Artist’s concept of a Falcon Heavy liftoff. (Credit: Space X).
Earlier, this week, two news articles made their way to us via Spaceflight Now that we thought deserved some weekend editorializing in this space. On Tuesday, SpaceX announced its plans for a Falcon Heavy rocket, which could provide 3.8 million pounds of thrust to place a 58+ ton payload into low Earth orbit or a 15 ton payload much farther afield. The first launch may occur as early as 2013, and SpaceX CEO Elon Musk envisions two missions a month at the jaw droppingly low rate of 75-125$ million dollars a shot. This would give us a capability we haven’t had on the launch pad since Apollo; the ability to put large payloads into solar orbit. This also came on the heels of an announcement that NASA’s flat line budget may seriously hamper many of the proposed missions on the drawing board for unmanned planetary science. As always, a tension exists between what scientists would like to do, what engineers state is possible, and what politicians and taxpayers will pay for. Do we do a little with a lot, or vice versa? Missions like the James Webb Space Telescope and the Mars Science Laboratory are great and should be done, but always threaten to gobble up huge chunks of a dwindling budget; we could fund many smarter missions like Messenger or even the atmosphere-bound SOFIA many times over. The launch vehicle is often the elephant in the room when it comes to cost concerns; it’s worth noting that the recent Decadal Survey for planetary exploration was conceived sans launch costs, although that may ultimately be the largest consumer of cash. Still, a launch vehicle like the Falcon Heavy gets astronomers and planetary scientists salivating; we think of the large payload missions and Battlestar Galactica-style platforms we could get into space, without complex unfolding maneuvers and long, looping orbits. We could just get there, without being a tacked on afterthought, and have the gear to do some really cool science.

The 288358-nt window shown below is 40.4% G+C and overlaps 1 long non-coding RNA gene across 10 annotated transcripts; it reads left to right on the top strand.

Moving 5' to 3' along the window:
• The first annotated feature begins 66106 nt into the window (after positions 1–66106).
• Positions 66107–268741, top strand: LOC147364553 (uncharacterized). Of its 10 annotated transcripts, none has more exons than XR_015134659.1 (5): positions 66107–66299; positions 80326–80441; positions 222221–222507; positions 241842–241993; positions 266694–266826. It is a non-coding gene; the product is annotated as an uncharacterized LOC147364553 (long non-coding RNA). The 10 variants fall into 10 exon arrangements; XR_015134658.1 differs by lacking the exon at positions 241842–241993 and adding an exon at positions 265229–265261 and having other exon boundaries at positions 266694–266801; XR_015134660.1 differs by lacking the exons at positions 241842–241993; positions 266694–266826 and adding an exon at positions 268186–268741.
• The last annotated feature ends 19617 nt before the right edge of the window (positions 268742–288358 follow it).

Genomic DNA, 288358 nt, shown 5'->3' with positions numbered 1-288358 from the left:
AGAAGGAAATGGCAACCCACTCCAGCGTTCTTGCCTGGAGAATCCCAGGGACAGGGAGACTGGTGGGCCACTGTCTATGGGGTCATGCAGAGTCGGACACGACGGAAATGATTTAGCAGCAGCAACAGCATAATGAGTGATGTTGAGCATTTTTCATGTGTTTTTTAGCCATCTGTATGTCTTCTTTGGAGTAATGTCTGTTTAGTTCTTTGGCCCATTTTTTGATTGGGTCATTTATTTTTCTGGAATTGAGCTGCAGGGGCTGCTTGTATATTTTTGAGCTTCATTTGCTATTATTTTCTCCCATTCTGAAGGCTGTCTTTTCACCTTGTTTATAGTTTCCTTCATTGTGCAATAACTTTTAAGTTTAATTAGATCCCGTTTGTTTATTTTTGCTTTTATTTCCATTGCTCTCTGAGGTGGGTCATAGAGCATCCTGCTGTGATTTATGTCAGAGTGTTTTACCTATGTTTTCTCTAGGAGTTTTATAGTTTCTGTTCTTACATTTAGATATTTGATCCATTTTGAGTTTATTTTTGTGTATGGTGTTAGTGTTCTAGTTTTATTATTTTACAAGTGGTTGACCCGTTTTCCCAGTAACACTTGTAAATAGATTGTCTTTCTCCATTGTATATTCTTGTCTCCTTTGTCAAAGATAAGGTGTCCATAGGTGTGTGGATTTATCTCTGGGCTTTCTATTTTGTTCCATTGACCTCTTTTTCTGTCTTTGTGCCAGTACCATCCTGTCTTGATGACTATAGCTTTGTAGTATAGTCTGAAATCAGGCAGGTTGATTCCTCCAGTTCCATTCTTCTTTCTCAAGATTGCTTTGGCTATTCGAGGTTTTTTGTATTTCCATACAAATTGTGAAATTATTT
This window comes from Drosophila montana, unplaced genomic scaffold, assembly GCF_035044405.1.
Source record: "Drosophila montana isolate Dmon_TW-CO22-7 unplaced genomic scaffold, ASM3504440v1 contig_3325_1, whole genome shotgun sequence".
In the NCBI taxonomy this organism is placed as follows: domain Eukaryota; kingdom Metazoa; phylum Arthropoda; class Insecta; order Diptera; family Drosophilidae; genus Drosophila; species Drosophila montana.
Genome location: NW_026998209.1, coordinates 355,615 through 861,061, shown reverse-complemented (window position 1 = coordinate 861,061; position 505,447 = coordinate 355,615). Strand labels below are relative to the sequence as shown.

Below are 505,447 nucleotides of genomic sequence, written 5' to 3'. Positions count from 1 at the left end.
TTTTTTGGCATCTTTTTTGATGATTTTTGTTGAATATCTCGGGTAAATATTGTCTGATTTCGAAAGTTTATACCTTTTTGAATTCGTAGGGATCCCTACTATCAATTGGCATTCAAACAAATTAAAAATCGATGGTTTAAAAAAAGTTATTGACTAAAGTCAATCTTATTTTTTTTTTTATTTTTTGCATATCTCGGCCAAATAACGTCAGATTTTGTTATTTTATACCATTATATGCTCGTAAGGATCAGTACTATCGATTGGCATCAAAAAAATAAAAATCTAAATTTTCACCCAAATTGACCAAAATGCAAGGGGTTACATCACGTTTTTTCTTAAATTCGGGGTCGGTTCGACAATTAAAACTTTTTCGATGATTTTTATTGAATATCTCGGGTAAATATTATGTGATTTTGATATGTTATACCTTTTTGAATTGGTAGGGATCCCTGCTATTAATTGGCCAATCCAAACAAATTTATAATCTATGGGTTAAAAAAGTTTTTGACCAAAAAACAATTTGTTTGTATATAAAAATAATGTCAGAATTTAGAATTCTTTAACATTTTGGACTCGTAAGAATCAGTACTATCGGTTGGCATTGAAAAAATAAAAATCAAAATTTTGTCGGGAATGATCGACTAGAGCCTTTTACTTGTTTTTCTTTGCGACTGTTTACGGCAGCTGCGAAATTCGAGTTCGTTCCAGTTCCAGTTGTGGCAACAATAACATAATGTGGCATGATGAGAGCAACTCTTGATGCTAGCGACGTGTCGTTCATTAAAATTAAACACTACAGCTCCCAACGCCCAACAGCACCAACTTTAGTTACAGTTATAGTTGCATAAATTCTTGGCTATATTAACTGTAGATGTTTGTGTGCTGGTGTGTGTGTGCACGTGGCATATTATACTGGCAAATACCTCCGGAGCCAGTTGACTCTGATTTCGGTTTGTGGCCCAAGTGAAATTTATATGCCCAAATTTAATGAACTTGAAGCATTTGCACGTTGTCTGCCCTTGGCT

And of course, there are some thoughts to employ either the Falcon Heavy or a rocket similar to the proposed Ares V to take astronauts to a Near Earth Asteroid. Proposed targets include 2009 OS5, in 2020, 1999 AO10 in 2025, 99942 Apophis in 2029, and 2003 SM84 in 2045. This would give us a chance to explore these worldlets first hand and provide a stepping stone style mission to Mars. But the mission would be a complex one; not only is there the radiation hazard, but the rendezvous would be more akin to a docking than landing. Then there’s the problem of return velocity; astronauts returning from Apophis, for example, would face a blazing 108,000km per hour return, far faster than Apollo and faster than the unmanned Stardust mission at 46,600km per hour. Perhaps a more logical target would be the recently discussed NEO 2010 SO16, currently in a lazy 350 year horseshoe orbit about 0.2 AU distant between the L5 LaGrange point and the Earth.
So, how do we feel about the commercialization of space? I’m curious to see how eager companies may be to fund pure scientific research and exploration that may have little or no short term gain; of course, scientists have historically faced a similar dilemma when competing with military and political interests. I think most fans of the space program are simply happy at the end of the day to have a mission, whether it be to Low Earth Orbit, the Moon, an asteroid, or dare we say Mars. We’re onboard; lets go. A great “turning away” from space is what we all fear most; certainly, the next decade may make or break both manned and unmanned space exploration. Let’s get out of LEO (I don’t care who is paying for the ride) and get back to the business of solar system exploration!